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Re: [anthroposophy] Wilfrid Sellars

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  • Maurice McCarthy
    Thanks for the encouragement Joel. I reckon you are right in what you are saying but the difficulty I ve had when I ve tried to make reply is that picking out
    Message 1 of 3 , Nov 12, 2005
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      Thanks for the encouragement Joel.

      I reckon you are right in what you are saying but the difficulty I've had when I've tried to make reply is that picking out an early error without addressing the rest I've ended up being accused of superficiality. This, I think, is justified in my case. The analytic style I find tediously mincing in its dissection of words and parts of words but to put some light into this mire I think I'm going to have to sink into it.

      I mentioned the language issue especially because when I say that words are only labels for thought they switch off. I get no responses. I get the impression that opinion is too ignorant for anyone to to have the time to put me right. Or at least that is how they seem to feel.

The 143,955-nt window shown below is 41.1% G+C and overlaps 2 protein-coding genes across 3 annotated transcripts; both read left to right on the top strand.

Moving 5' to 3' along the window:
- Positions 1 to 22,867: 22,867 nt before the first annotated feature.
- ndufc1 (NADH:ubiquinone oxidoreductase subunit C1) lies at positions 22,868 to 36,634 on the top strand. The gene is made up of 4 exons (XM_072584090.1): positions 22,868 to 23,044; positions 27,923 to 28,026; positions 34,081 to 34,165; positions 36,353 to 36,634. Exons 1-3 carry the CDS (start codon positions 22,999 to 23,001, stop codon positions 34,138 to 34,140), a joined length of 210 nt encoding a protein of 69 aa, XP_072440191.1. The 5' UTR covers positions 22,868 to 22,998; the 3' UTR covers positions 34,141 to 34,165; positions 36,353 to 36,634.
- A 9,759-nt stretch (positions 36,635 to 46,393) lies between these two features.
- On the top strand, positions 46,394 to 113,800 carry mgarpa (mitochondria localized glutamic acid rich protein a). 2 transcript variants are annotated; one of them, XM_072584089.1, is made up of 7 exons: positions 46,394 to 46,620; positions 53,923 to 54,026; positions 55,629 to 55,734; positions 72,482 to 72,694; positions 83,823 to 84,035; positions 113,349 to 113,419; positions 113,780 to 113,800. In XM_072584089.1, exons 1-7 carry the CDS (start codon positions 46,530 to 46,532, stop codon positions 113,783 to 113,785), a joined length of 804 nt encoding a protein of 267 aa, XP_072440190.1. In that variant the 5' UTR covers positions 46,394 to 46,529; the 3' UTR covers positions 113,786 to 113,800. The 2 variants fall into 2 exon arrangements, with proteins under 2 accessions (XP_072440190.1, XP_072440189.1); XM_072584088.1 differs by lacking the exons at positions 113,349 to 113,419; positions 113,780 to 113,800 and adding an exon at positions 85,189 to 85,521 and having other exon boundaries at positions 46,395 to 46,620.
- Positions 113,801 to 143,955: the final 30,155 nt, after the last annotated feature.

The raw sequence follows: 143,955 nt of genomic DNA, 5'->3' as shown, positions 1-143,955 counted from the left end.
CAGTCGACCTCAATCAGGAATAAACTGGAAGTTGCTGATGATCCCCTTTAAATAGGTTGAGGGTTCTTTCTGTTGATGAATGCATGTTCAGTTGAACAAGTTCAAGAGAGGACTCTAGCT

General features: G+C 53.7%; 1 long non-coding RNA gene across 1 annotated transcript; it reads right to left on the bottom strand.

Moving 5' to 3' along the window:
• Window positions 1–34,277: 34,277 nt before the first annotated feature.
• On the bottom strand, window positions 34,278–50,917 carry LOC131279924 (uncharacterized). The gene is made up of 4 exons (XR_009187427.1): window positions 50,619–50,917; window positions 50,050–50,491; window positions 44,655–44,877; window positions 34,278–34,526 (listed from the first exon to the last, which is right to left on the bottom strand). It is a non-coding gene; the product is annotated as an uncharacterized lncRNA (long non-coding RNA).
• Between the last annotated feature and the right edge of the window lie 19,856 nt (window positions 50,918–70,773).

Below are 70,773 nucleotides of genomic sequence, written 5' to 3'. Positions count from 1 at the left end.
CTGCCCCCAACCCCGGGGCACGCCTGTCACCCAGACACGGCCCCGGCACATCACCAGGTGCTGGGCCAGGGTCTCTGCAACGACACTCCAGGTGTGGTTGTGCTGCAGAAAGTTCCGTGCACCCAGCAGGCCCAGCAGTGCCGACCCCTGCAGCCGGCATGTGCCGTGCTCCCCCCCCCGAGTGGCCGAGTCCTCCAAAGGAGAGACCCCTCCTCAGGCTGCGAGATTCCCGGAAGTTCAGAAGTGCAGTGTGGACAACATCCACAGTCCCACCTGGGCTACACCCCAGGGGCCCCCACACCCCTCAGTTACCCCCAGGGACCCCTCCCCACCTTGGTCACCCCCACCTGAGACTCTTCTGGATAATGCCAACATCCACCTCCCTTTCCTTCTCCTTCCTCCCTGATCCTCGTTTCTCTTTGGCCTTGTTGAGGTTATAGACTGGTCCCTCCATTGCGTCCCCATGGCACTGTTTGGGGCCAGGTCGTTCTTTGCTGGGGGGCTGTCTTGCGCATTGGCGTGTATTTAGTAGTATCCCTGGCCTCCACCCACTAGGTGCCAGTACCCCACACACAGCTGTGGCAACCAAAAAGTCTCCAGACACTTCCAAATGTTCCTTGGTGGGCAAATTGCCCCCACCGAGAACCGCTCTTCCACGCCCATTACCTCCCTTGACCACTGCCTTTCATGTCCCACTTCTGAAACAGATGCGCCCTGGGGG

Best Wishes
      Maurice




      On Fri, Nov 11, 2005 at 12:56:13PM -0700 or thereabouts, Joel Wendt wrote:
      > Dear Maurice,
      >
      > I haven't read these particular writers, but over the years I've
      > been directed at a number of websites of modern philosophers, whose
      > basic conclusions would be seen as counter to Steiner in some fashion.
      >
      > In all cases (none of which I remember at present), the error of
      > thought arises almost within the first couple of sentences, and usually
      > takes the form of an unadmited assumption or an omited observation.
      > Sometimes these problems (errors) are buried in the language conventions
      > used.
      >
      > The result is that the logic slips off to the side almost
      > immediately and then from that point is so internally consistent that it
      > seems to be a valid argument. So it can't really be dealt with in its
      > fully developed form, but only by going to the most basic operational
      > statements from which the thinking then precedes.
      >
      > Its sort of like shooting an arrow at a far away unseen target. If
      > you are off just the slightest in the beginning, you don't hit the
      > target (the truth), but you will eventually hit something.
      >
      > warm regards,
      > joel
      >
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